As a (mostly) unabashed fan of romantic comedies, you end up having to do a lot of apologizing. You’re supposed to couch your enjoyment of these films in the self-aware “of course, it’s JUST a romantic comedy.” Never mind that technically all films are JUST something. That’s what genre means. All films (short of maybe strange experimental films) adhere to the limits of storytelling, of plot, of some artistic demands. Some may push the boundaries of their genre or of film making in general, and those films are rightly lauded, but there’s no need to speak down to films that work within their own genre and work incredibly well.

I bring all this up because I feel confident that a lot of reviews of the hilarious and touching new film, Friends With Kids, will feel the need to point out how nicely it adheres to romantic comedy rules. I wanted to get that out of the way up front, and also explain why that does not matter, and in fact only increases the enjoyment of the film.

Good. Glad we settled that. Because Friends With Kids is a delight. Written, directed, and starring the fantastic Jennifer Westfeldt, it tells the story of Jules and Jason (Adam Scott), best friends at the tail ends of their thirties. Jules and Jason have watched all their friends from college couple up, get married, and pop out babies. Though they both want kids, they can’t stand watching the toll it takes on their friends’ relationships. Plus, they’re both thoroughly single and, for Jules especially, the clock is ticking. They decide to have a baby together, basically raising it like a divorced couple but without all the hatred and lawyers.

To varying degrees, their friends take offense, as the plan clearly comes from a place of judgment towards their relationships. One of the strengths of the movie is in how this judgment is shown to be both false and true. Jon Hamm and Kristen Wiig start off the movie playing newlyweds, but by the end of the film they are a cautionary tale about ill-conceived marriage. Hamm is ridiculously good in his relatively minor role here, and manages to imbue his complete douchebag of a character with enough sadness and humanity to really ground this story (probably not a huge surprise, since that character description could also be for one Mr. Don Draper, but he’s not just playing a less charming Dick Whitman). Showing the other side of the coin, Maya Rudolph and Chris O’Dowd play a couple dealing with the everyday reality of kids. Lots of times it tough, but their obvious affection for each other makes it worth the days when they just want to throw things at each other.

The friends are fun to watch and surprisingly underplayed given that they’re all bigger names than the stars of the film. But they mostly serve as funhouse mirror versions of the future through which Jules and Jason view themselves. As one can imagine, given my earlier spiel about romantic comedies, the movie concerns itself primarily with how having a baby together changes the relationship between the two leads, and what it reveals about their characters. When you throw in two love interests to the already crowded mix, Jules and Jason are forced to confront how important they are to each other, and the limits of their relationship as they have defined it.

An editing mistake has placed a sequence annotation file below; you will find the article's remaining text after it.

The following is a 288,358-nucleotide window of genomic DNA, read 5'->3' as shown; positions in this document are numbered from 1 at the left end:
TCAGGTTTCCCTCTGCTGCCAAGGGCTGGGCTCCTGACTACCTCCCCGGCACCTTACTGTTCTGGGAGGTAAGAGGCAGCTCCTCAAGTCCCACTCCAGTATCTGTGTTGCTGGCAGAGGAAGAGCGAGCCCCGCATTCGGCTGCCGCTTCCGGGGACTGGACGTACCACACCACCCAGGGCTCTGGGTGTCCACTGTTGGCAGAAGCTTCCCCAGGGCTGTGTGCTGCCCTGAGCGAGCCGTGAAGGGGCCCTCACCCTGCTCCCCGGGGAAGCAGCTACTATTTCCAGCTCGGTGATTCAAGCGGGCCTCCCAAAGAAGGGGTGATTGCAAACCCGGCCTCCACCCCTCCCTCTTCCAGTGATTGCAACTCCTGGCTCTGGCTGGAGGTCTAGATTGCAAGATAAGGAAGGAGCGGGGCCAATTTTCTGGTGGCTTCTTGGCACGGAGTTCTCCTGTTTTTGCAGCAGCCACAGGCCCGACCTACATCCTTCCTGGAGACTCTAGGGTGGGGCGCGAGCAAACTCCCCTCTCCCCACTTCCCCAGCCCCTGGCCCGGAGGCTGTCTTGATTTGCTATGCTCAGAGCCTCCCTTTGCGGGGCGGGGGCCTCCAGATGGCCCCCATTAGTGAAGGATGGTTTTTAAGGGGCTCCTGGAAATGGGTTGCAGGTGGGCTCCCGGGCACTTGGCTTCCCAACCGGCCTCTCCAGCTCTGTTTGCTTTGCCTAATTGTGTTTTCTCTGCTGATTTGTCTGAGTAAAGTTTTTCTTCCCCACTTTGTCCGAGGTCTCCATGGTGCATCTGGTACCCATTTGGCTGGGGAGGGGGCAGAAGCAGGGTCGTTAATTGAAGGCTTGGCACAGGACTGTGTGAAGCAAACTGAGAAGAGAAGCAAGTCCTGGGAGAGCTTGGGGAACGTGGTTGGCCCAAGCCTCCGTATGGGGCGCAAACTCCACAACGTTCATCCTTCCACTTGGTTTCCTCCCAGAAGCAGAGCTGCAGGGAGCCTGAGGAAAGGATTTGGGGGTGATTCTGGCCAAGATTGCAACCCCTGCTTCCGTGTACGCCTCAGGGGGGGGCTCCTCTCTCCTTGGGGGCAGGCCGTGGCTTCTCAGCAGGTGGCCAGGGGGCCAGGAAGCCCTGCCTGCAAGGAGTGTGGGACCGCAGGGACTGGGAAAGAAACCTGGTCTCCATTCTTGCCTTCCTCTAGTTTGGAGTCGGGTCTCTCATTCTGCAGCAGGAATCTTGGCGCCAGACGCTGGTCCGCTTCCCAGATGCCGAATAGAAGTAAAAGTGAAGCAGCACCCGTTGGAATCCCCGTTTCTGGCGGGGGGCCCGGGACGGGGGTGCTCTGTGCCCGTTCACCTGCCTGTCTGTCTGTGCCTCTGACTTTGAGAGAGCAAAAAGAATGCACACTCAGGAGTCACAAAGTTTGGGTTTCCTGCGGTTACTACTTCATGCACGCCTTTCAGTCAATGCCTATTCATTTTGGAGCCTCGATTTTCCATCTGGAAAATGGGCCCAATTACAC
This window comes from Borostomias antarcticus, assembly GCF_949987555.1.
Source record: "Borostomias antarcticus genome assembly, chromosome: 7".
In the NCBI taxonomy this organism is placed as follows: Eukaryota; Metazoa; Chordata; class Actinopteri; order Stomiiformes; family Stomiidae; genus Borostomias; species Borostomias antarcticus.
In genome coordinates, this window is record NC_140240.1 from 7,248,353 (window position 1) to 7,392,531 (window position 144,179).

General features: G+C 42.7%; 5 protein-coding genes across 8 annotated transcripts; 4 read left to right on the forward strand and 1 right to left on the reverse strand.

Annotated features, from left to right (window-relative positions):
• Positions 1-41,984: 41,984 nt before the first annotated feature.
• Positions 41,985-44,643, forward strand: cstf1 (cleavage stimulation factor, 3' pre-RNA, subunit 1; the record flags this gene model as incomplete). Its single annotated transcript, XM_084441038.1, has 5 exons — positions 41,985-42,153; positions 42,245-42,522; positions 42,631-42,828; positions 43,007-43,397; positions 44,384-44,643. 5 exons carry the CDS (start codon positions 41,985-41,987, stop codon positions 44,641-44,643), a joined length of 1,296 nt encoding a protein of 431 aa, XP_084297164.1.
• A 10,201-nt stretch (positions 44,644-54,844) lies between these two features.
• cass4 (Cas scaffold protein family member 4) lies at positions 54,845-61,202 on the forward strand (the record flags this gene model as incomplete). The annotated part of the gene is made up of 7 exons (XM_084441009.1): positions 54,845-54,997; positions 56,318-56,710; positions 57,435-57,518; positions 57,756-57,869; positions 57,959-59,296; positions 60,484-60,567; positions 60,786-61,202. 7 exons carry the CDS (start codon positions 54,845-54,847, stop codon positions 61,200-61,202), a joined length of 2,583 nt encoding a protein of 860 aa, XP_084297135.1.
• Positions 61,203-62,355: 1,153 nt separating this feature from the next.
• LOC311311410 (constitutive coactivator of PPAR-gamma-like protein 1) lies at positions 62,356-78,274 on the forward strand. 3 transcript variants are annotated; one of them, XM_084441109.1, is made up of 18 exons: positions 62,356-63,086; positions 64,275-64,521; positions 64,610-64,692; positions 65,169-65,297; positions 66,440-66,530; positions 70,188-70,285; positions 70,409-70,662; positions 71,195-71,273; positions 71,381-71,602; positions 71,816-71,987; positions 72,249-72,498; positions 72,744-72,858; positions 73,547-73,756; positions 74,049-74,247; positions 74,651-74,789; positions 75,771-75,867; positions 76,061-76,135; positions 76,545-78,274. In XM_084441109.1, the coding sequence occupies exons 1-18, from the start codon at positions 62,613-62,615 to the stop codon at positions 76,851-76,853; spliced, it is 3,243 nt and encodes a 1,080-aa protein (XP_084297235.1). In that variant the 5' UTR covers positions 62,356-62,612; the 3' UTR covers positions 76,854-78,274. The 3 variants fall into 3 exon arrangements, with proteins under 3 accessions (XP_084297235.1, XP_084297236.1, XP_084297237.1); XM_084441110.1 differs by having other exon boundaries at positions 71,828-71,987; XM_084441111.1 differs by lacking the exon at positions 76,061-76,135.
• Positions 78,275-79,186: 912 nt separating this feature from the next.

Adam Scott is pretty amazing here, by the way. I was already in love with him, of course, but Jason is a lot more than a Ben Wyatt rehash. Or maybe I should say less than? Jason is an unrepentant womanizer, with a self-described affinity for big boobs and not much else in his lovers. He’s fascinating, witty, and caring in his relationship with Jules, but with every other woman in his life he’s, frankly, shallow. It’s hard to make someone as adorable as Adam Scott convincingly kind of a d-bag without losing the audience’s sympathy, but Scott nails it. He manages to make it believable that, somehow, this man really never took the one woman who stuck around in his life seriously, and that is an even harder feat.

The true rock star of the film, though, is Jennifer Westfeldt and her character of Jules. Many romantic comedies, especially those dealing with women in their 30s, feel the need to go overboard to convince us that this character would actually be unattached so late in life. It’s an incredibly outdated need; I certainly don’t need the movie to bash me over the head with the idea that “she’s too busy for love!” or “she’s too weird for love!” or whatever to believe that sometimes, that’s how shit works out- you find yourself creeping up towards forty with no husband in sight.  And Jules is a smart, fun, and attractive woman, who is relatably struck by insecurity at times, but not some romcom cliché bundle of nerves and slapstick prat falls. Westfeldt is a gorgeous woman, but she makes Jules feel so real that we believe her when she says, “I clean up nice, and I have nice hair,” in argument against her own attractiveness. It makes the story all the more heartbreaking when Jason fails to see past Megan to the woman he was never able to live without.

And it’s that last point where the movie is particularly beautiful. The story spans over six years in these characters lives, and they take their time getting to the ending. It may be a foregone conclusion (and anyone who’s watched Friends With Benefits or When Harry Met Sally will recognize the familiar beats to the relationship), but it is an EARNED foregone conclusion, surrounded by a lovely story.

Oh yeah, the movie is also really funny. It doesn’t feel the need to be filthy just for the sake of filth, but it is surprisingly straightforward about sex, childbirth, friendship and children. And with a cast of actors this funny in their own rights, many of the scenes are as uproarious as anything else out there. It just happens to also be encased by a lot of heart.